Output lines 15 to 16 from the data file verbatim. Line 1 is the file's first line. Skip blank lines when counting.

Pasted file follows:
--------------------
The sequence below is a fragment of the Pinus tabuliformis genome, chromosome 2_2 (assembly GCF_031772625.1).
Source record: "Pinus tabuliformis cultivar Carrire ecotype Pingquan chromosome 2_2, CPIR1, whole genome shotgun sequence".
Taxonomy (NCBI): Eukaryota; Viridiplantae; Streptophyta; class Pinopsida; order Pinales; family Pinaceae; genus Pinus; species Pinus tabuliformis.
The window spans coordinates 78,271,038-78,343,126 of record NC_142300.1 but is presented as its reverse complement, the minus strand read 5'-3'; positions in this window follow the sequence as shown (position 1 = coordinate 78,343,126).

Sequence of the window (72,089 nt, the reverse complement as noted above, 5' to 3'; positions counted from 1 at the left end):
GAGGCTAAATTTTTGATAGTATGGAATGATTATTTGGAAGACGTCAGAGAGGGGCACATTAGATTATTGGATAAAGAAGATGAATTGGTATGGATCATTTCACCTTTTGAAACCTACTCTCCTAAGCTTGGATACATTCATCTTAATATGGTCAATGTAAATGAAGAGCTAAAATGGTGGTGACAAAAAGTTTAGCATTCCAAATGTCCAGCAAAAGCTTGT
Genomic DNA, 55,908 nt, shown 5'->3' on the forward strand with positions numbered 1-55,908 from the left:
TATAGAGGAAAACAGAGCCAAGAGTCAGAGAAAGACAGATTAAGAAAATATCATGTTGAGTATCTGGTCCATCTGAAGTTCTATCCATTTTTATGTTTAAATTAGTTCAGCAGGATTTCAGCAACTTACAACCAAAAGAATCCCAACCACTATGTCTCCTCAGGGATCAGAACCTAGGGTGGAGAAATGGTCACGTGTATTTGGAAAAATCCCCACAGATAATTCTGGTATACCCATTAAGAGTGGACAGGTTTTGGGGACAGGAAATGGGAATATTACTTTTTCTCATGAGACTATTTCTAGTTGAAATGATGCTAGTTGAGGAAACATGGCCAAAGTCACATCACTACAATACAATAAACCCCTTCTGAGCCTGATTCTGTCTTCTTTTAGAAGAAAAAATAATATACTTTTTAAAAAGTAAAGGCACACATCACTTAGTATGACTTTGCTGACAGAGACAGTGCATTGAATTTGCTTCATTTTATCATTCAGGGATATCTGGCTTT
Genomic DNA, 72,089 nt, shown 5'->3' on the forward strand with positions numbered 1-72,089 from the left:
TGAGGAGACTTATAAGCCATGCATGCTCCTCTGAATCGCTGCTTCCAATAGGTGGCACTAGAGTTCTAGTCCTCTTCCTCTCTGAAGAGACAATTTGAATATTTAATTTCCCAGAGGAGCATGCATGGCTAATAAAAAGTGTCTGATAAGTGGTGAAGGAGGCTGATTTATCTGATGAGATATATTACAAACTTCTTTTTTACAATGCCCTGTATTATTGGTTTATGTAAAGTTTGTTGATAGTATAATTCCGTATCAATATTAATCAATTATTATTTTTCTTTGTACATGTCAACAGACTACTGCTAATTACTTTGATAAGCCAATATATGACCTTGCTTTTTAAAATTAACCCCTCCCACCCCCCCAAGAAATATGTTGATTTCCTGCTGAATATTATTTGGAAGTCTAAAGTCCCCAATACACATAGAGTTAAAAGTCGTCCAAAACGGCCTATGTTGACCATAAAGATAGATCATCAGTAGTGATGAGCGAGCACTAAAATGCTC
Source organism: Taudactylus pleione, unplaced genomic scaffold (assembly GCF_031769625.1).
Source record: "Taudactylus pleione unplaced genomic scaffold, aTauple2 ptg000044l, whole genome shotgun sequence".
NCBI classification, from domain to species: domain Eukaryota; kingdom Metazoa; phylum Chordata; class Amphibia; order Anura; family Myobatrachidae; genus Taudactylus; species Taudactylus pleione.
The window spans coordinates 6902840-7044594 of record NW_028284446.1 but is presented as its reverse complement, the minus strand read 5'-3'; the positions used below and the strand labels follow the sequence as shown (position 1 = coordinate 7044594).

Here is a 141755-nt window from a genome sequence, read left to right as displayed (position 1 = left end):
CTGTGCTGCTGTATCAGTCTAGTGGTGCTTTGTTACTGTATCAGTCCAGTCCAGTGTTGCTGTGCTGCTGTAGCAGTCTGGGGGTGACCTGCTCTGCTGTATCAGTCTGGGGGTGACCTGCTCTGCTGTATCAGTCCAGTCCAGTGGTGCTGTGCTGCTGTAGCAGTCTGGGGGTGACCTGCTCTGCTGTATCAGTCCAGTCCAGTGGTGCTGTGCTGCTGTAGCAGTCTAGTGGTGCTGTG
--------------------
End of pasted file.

Here is a 141755-nt window from a genome sequence, read left to right as displayed (position 1 = left end):
CTGTGCTGCTGTATCAGTCTAGTGGTGCTTTGTTACTGTATCAGTCCAGTCCAGTGTTGCTGTGCTGCTGTAGCAGTCTGGGGGTGACCTGCTCTGCTGTATCAGTCTGGGGGTGACCTGCTCTGCTGTATCAGTCCAGTCCAGTGGTGCTGTGCTGCTGTAGCAGTCTGGGGGTGACCTGCTCTGCTGTATCAGTCCAGTCCAGTGGTGCTGTGCTGCTGTAGCAGTCTAGTGGTGCTGTG